• Niall O’Dowd came to America in 1978 and helped to organize Irish Americans for Clinton in 1991. As publisher of the Irish Voice and Irish America magazine, Dowd was one of the key Irish American leaders who persuaded President Bill Clinton to become involved in ending the Troubles For his services he was presented the President’s Distinguished Service Medal by President O’Higgins in 2020. 
  •    In response to the Great Recession the Irish government would organize four Global Irish Economic Forums and create a Global Irish Network made up of business leaders of the broad Irish diaspora from forty nations to help Ireland through the economic crisis. Yet this initial effort to reach out to these business leaders has since dissipated.   
  •   Billy Lawless left Galway for Chicago in 1998 and created a successful restaurant business and became a leader in immigration reform. Billy was chosen to introduce President Obama when the President announced his DACA immigration reform plan.  Billy was appointed to the Seanad in 2016 by then Taoiseach Edna Kenny becoming the first Senator to represent emigrants and the wider Diaspora. Billy received the President’s Distinguished Service Award in 2021.  
  •   The GAA is one of the great global institutions of the Irish Nation. In 2021, Larry McCarthy became the first emigrant in the history of the GAA to become its Uachtarán. A native of Bishopstown, Cork McCarthy moved to the US in 1985 where he became a member of the Sligo Gaelic football club in New York and went on to become Secretary to the New York GAA Board from 2003-2009 and then New York GAA Chairman from 2009-2011. He is an Associate Professor of Sports Management at Seton Hall University in New Jersey.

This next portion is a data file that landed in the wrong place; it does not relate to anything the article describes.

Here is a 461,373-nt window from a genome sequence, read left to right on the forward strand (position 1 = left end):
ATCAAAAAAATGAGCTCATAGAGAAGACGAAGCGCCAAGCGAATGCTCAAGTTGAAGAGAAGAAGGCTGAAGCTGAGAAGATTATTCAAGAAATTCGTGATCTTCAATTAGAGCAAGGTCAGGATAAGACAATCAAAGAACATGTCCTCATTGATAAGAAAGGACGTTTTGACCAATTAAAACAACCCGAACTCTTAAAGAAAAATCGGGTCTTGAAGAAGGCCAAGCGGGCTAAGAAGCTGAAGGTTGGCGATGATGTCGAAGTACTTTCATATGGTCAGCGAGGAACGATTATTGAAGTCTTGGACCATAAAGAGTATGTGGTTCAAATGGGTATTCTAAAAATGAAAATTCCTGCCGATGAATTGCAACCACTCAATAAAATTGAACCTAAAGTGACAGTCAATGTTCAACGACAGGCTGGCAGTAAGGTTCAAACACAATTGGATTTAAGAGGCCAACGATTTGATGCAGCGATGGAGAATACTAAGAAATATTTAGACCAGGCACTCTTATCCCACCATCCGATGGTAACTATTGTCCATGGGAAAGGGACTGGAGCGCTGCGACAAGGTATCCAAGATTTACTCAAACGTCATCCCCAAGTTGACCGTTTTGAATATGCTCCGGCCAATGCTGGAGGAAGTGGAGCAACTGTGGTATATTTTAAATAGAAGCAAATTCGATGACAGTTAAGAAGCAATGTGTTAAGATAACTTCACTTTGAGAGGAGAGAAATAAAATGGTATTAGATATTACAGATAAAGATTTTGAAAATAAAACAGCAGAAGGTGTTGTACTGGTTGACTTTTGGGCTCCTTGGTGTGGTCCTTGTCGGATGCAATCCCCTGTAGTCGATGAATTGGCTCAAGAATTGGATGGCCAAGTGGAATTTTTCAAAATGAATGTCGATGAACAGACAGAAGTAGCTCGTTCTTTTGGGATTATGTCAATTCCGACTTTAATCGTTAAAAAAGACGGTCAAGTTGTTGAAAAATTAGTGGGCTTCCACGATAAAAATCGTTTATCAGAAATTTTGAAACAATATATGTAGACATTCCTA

• As a result of the financial crisis in 2008, hundreds of thousands of Irish citizens emigrated, 70% of whom were in their 20s.  Many of these young emigrants were in the forefront of efforts to pass the same sex-marriage referendum and Repeal the 8th Amendment. They would successfully organize two @HometoVote social media campaigns to encourage emigrants to return to Ireland to vote in the upcoming referendums. The London-Irish Abortion Rights Campaign of over 1,000 women was particularly effective.